John Aubrey and the realm of learning

  title={John Aubrey and the realm of learning},
  author={Michael Hunter},
It is now generally agreed that science took strong root for the first time in the seventeenth century, and then perhaps especially in England. To put the matter more pre cisely, a certain view of Nature, which has been described as "the mechanization of the world picture," gradually became widespread among educated people.1 The practice of sicence was not in itself new; but in the popular mind it had often been linked with occultism, and in medieval times had indeed tended to attract persons… Expand
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  • Elizabeth E. Yale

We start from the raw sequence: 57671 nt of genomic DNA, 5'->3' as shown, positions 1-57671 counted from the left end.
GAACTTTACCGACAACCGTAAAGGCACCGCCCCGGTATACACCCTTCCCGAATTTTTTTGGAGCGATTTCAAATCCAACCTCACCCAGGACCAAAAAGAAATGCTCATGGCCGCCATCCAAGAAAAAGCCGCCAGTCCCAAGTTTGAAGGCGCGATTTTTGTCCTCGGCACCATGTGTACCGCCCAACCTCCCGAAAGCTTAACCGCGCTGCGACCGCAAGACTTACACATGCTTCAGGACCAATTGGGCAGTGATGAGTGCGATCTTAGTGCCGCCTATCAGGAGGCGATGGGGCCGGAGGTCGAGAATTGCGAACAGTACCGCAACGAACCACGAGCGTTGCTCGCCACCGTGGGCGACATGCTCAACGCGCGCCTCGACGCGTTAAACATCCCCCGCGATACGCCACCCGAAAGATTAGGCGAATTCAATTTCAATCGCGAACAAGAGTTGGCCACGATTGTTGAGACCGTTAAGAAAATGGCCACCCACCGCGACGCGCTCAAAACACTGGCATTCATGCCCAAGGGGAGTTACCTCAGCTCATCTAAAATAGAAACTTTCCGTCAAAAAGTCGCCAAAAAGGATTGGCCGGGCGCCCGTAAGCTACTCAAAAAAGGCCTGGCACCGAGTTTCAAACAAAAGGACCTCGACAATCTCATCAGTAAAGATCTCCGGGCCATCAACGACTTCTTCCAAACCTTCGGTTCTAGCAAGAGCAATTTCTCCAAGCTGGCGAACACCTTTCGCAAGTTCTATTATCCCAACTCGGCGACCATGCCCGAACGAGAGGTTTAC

• Philosophy, Medicine
  • Studies in history and philosophy of biological and biomedical sciences
  • 2011
In recent years, historians of science have increasingly turned their attention to the "print culture" of early modern science, and found that print and scribal modes of disseminating information, constructing natural knowledge, and organizing communities developed in tandem. Expand
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